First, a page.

Richard Trevithick was the son of a mine engineer, and as a child would watch steam engines pump water out of the deep tin and copper mines which were common in Cornwall.
As an adult, he set about improving upon the design of steam engines, by making smaller and lighter engines which had stronger boilers, which would generate higher steam pressures and therefore generate more power.
In 1801, he put one of his new compact steam engines on wheels. This "road locomotive" which became known as the Puffing Devil was one of the world's first road vehicle to move under its own power and carry passengers (it was preceded by the Nicolas-Joseph Cugnot's "steam wagon"), and was an early forerunner to the automobile. His road locomotive ran through the streets of Camborne in Cornwall, taking his friends on short trips, however it lacked the ability to keep up steam pressure for prolonged periods, and so had little practical use.
In 1803 he built another early self propelled road vehicle, the "London Steam Carriage" which was basically a stagecoach fitted with a steam engine. It attracted much attention from the public and press, however it proved more expensive to run than a conventional horse-drawn carriage and so failed to catch on.
The following year, Trevithick built the world's first railway steam locomotive. Trevithick's locomotive had no name and was used at the Penydarren ironworks near Merthyr Tydfil in Wales, and pulled up to 10 wagons at speeds of around 5 mph (8 km/h). It first ran on the 21 February 1804. Although it worked, it was not financially successful as it was too heavy for, and kept breaking the rails (which were designed for animal propelled trains). Trevithick had also built an earlier experimental locomotive at coalbrookdale in England but little is known about it.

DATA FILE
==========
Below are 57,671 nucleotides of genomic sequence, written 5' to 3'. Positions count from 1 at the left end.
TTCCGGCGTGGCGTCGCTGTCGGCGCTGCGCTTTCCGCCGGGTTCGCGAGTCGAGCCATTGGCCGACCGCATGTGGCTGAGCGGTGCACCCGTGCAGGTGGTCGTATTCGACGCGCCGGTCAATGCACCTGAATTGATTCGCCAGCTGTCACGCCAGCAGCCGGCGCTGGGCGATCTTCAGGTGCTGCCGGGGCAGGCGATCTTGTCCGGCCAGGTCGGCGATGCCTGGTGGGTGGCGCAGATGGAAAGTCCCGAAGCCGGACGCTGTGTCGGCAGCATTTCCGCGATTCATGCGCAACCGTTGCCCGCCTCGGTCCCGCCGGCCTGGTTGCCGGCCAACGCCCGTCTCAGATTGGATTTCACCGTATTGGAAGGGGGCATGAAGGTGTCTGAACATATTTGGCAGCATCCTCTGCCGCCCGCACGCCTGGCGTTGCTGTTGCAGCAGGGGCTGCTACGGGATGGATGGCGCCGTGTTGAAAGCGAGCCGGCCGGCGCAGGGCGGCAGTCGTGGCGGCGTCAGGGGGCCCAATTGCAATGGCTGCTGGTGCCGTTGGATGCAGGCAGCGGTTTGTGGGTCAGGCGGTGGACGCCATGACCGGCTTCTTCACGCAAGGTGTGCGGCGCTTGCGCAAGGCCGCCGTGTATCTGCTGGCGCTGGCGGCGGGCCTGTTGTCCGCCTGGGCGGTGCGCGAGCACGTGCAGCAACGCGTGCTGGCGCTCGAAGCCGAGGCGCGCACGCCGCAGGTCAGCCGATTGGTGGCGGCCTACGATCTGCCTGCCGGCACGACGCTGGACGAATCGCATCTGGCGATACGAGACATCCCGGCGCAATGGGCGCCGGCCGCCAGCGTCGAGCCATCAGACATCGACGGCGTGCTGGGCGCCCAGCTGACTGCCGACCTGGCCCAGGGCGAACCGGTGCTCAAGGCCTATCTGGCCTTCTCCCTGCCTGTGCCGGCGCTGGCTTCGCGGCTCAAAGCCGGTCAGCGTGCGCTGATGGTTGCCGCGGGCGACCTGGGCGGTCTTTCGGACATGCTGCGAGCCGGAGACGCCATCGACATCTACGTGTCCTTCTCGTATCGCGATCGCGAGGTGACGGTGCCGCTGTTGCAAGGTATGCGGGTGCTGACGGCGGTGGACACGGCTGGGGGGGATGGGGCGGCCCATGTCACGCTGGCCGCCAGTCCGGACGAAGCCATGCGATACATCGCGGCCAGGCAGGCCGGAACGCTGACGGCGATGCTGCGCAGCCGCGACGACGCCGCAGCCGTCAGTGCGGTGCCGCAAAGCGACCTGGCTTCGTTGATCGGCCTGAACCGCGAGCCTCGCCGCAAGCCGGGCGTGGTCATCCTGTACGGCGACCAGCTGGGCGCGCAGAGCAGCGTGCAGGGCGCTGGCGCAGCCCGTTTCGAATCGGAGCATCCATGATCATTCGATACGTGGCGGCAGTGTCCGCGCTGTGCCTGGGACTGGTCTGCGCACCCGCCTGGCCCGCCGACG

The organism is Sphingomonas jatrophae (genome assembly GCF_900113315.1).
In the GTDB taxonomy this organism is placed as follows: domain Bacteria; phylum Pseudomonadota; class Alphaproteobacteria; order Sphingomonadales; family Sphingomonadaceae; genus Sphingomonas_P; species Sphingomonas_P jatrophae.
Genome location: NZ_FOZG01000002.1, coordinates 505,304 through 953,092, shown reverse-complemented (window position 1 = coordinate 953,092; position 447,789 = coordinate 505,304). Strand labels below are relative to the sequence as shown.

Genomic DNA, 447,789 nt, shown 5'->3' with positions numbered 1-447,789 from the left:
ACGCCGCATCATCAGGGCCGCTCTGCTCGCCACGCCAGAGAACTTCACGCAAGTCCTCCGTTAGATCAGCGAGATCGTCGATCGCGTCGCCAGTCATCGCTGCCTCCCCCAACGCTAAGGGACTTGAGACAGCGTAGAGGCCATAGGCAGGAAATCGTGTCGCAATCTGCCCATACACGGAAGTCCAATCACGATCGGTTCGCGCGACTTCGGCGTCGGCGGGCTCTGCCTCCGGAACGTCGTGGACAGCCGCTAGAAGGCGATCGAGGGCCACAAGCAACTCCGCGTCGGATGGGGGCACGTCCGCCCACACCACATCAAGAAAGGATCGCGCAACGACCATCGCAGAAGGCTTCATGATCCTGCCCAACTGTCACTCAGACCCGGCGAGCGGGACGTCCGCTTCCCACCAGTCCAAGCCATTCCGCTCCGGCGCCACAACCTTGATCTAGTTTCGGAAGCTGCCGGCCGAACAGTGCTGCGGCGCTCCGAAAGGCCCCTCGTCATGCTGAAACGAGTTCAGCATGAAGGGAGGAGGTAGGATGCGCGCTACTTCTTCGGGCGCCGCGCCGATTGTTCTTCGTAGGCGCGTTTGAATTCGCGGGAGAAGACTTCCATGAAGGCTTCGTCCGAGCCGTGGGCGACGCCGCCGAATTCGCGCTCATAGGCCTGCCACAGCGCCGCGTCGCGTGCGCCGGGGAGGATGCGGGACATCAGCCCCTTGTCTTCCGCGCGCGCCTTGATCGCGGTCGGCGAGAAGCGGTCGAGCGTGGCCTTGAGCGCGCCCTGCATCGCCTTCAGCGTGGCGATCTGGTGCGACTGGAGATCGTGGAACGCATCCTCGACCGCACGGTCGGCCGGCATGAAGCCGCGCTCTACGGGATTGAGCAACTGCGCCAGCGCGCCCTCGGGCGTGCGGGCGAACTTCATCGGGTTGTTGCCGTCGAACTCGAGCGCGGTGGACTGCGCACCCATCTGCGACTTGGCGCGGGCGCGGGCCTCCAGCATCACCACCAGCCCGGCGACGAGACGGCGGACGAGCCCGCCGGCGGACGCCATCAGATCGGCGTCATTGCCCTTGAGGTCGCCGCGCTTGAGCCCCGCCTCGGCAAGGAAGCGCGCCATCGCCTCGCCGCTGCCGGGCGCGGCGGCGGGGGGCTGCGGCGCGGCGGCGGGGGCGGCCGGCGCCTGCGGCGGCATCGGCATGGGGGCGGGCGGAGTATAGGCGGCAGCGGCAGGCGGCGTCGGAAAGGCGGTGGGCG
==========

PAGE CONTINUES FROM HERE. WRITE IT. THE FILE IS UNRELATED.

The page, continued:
Trevithick also built Steamboats, River Dredgerss and Threshing machines.
Trevithick was a pioneer who's inventions were ahead of their time. Despite publicity stunts such as running a steam locomotive called Catch me who can on a circular track in London. Trevithick found it difficult to persuade investors to fund his locomotive building.
In 1816 Trevithick moved to Peru to work as a mine engineer, and to build locomotives to serve them. Although initially successful, civil war broke out in 1826 and he was eventually forced to return back to Britain penniless.
Despite his inventive genius and world first achievements, Trevithick died in poverty and obscurity, with his achievements being largely unrecognised.